“… NO one puts their children in a boat,” writes Somali-British poet Warsan Shire in her poem Home, “unless the water is safer than the land”.
This is why Syrian swimmer Yusra Mardini (pictured above), like so many people fleeing war-torn homelands nowadays, got into the boat that would become the scene which defined her for the world.
Then 17, she and her sister Sara were trying to cross the sea from Turkey to the Greek island of Lesbos. Smugglers had packed them onto an inflatable dinghy meant to take eight passengers, but crammed with 20.
When the engine died and the boat began to sink, the Mardini sisters jumped into the water to lighten it. They swam for three hours until the engine revived and they could reach the shore.
Mardini’s remarkable story made her one of the faces of the modern-day refugee crisis. She went on to compete in the 2016 Summer Olympics in Rio de Janeiro as part of the Refugee Olympic team – swimming in the women’s 100m freestyle and 100m butterfly – and, at 19, became the youngest United Nations High Commissioner for Refugees (UNHCR) Goodwill Ambassador.
Literature by and about refugees has been gaining ground in recent years.
Mardini’s autobiography Butterfly is among a spate of memoirs and novels coming out this year that strive to convey the complexity of the refugee experience, even as borders tighten around the world against the swelling tides of the displaced.
The UNHCR estimates that there are nearly 25.4 million refugees in the world today, over half of whom are under the age of 18.
‘I Miss My Country’
“I was not proud of the word ‘refugee’,” says Mardini, 20, over the telephone from Berlin, where she now lives.
“But now I accept it. I am proud of being a refugee because I represent so many people around the world. A lot of people have faith in me.”
In Butterfly, she recounts her journey before and after the boat: how an unexploded rocket-propelled grenade fell into the pool during one of her regular swimming training sessions in Damascus; sleeping rough, hopping on trains and evading the police on the refugee route; and the humiliation they faced from locals.
There is nothing that she would like more, she says, than to swim at the Olympics under the Syrian flag.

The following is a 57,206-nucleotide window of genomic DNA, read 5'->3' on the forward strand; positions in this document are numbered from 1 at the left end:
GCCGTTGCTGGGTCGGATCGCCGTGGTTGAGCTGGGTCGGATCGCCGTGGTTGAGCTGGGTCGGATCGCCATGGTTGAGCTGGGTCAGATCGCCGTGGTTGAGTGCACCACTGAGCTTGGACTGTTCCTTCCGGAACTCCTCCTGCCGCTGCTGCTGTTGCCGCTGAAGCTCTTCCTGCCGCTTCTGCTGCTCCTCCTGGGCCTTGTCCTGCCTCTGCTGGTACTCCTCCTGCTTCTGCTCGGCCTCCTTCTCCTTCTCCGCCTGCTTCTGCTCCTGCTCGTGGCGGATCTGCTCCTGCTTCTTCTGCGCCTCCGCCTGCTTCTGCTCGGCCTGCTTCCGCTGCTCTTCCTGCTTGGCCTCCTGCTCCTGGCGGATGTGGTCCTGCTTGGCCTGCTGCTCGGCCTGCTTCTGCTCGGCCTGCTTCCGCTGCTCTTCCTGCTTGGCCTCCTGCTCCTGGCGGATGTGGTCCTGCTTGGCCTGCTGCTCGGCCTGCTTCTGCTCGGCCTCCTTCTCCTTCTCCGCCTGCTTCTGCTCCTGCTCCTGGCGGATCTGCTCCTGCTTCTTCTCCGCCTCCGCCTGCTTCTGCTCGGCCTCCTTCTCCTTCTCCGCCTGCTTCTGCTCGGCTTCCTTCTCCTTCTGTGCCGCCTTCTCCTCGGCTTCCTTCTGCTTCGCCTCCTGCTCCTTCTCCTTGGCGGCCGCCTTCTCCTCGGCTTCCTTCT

“I miss my country,” she says. “I loved what I left there. But there was war and we had to go. And this could happen to anyone around the world – I feel it is very important for people to understand this.”
Mardini’s story will be adapted for the big screen by director Stephen Daldry for British film company Working Title.
Another memoir that will receive the Hollywood treatment is Yemeni peace activist Mohammed Al Samawi’s The Fox Hunt, the thrilling account of his miracle escape from the port city of Aden as it succumbed to civil war in 2015.
Over 13 days, four strangers around the world – some of whom had never met Al Samawi in person – moved heaven and earth to get him out of the war zone. The book is being developed by Fox 2000 and La La Land (2016) producer Marc Platt.
The refugee crisis is also getting more play in fiction, with a much-awaited illustrated book, Sea Prayer, by bestselling Afghan-American author Khaled Hosseini – of The Kite Runner (2003) fame – coming out in September.
Hosseini, whose family sought asylum in the United States when he was 15, wrote Sea Prayer to mark the third death anniversary of Alan Kurdi, the three-year-old Syrian boy whose body washed up on a beach in Turkey in 2015.
Author proceeds from the book will go to the UNHCR and The Khaled Hosseini Foundation for refugee relief.
‘Everything Is Hard To Recall’
Refugee crises are nothing new, says Clemantine Wamariya, who fled her home in Rwanda during the 1994 genocide when she was six. But there is a growing interest in such stories among publishers.
She says: “In terms of people moving worldwide, that has been the case since thousands of years ago. But now the person who wants to push these stories forward has the power, money and resources.”
Wamariya, 30, released her memoir, The Girl Who Smiled Beads, earlier this year – an account of her six years as a child refugee wandering through seven African countries with her teenage sister, until they got to the United States and shot to fame after being reunited with their parents on television mogul Oprah Winfrey’s show.
She writes of having to play the role of the perfect refugee, of how her trauma would sometimes be sensationalised.
“There are those who have agendas on how they want to share my story,” she says over Skype from San Francisco. “They want to share only my pain, not my goodness. I don’t have time for those people.”
To tell her story on her terms, she worked for three years with writer Elizabeth Weil to piece together what she went through – of walking so much that all her toenails fell off, of nearly dying of malaria or malnutrition, of having no words to describe the sounds people made around her when they died.